The authors declare no competing interests.

Corresponding author

Correspondence to Yamina Bennasser.

Extended data figures and tables

  1. Extended Data Fig. 1 FTSJ3 is a human 2′-O-methyltransferase.

    a, Reciprocal immunoprecipitation was performed on HeLa S3 cells expressing Flag/HA epitope-tagged FTSJ3 protein (FTSJ3–FH). Eluates were analysed using anti-HA and anti-TRBP antibodies. The experiment was repeated four times with similar results. b, FTSJ3 methylation activity was assessed in vitro using TAR RNA as a substrate. Radiolabelled 32P-TAR was incubated for 1 h at 30°C with equal amounts of Flag/HA-immunoprecipitated FSTJ3–FH or mock immunoprecipitate blotted in Fig. 1d. RNAs were then treated with nuclease P1 for 3 h, and released caps were analysed by TLC chromatography migration using 0.3 M ammonium sulfate buffer. The plate was dried and exposed by autoradiography. The experiment was repeated twice with similar results. c, Products from in vitro mock and FTSJ3–FH TAR methylation were digested with TAP. As a control, 32P-m7G-TAR was also digested with TAP, to release the m7GMP residue. Products were analysed on TLC plates developed with 0.45 M ammonium sulfate buffer. The experiment was repeated twice with similar results. d, Purified recombinant FTSJ3 was incubated without exogenous RNA (–) or with the homopolymeric synthetic 27-mer RNAs A27, U27, G27 and C27, and associated MTase activity was determined by [3H]-methyl incorporation assay. The background obtained in the absence of exogenous RNA was subtracted. n = 3 independent samples, results shown as the mean ± s.d. representative of three experiments. Indicated P values obtained using two-tailed Student’s t-test. Source Data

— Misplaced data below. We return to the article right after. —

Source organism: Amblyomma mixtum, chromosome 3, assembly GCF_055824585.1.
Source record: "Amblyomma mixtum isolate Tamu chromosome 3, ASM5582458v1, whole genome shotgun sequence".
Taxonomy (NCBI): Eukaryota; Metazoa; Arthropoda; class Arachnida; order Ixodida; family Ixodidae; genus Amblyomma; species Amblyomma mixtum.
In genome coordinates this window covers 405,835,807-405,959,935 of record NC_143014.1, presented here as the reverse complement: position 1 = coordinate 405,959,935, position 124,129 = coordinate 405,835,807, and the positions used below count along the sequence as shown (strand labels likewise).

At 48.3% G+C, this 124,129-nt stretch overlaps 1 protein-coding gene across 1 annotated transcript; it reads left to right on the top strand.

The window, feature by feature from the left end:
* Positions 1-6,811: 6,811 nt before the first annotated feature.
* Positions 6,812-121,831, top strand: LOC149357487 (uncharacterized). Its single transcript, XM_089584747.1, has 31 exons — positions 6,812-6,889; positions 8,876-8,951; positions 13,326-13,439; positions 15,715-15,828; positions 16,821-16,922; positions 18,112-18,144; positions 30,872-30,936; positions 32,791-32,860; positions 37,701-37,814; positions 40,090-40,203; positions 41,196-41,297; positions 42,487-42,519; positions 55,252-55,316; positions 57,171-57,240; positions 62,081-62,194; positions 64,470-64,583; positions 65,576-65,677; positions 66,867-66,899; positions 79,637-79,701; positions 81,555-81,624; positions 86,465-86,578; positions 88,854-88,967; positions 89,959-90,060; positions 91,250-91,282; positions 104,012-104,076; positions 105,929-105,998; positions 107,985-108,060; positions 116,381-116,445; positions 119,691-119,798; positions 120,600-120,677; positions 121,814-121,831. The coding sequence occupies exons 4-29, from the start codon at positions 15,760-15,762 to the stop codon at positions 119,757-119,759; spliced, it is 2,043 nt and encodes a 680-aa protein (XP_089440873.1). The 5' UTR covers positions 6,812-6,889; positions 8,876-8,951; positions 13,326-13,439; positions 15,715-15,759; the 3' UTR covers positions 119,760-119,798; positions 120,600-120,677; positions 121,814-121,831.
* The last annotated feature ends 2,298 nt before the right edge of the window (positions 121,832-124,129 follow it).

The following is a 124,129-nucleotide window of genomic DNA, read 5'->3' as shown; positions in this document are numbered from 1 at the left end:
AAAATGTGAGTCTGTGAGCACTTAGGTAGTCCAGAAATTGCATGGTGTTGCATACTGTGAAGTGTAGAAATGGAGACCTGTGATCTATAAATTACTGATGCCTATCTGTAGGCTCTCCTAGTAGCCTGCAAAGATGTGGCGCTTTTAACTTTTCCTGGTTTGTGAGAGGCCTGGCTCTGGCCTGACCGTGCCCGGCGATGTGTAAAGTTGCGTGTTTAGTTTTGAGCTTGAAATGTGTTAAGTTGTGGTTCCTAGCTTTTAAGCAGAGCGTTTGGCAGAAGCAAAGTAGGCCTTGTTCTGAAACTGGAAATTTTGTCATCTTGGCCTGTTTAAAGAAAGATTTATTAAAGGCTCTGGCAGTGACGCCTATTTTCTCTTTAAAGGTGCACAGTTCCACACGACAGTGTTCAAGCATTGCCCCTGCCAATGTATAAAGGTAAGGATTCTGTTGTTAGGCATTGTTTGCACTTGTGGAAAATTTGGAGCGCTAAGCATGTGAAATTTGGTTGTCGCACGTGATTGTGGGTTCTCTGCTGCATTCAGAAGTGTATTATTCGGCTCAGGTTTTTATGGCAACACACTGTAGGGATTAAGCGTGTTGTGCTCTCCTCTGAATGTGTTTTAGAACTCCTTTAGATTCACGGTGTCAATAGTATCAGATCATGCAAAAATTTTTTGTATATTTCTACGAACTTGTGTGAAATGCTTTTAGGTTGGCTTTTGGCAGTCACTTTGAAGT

2. Extended Data Fig. 2 RiboMethSeq analysis of 2′-O-methylated sites detected in HIV RNA isolated from viral particles.

    RiboMethSeq data are presented for each of the seventeen 2′-O-methylated sites. Data are superposed with relative local cleavage profiles for in vitro T7 transcripts of HIV-1 RNA, WT-HIV-1 RNA, siFTSJ3-HIV-1 RNA and CRISPR–Cas9-FTSJ3-HIV-1 RNA extracted from virions. Individual points for biological replicates are shown; n = 2 or n = 3. Position numbers are indicated on the bottom. In RiboMethSeq, the protection caused by 2′-O-methylation appears at the 3′-neighbouring position in RNA. For simplicity, a shift of –1 was applied to numbering here, so that the increased protection signal falls exactly to the 2′-O-methylated nucleotide. Source Data

  3. Extended Data Fig. 3 RiboMethSeq analysis of 2′-O-methylated sites detected in HIV RNA isolated from viral particles: scores.

    Variations and absolute values of RiboMethSeq scores (ScoreC, ScoreMean, ScoreA and ScoreB) for each of the seventeen methylated positions. ScoreC, ScoreMean and ScoreA can vary from 0 to 1 (negative values are possible), whereas Score B may be >1 for highly methylated positions in RNA. Individual points for biological replicates are shown; n = 2 or n = 3. Source Data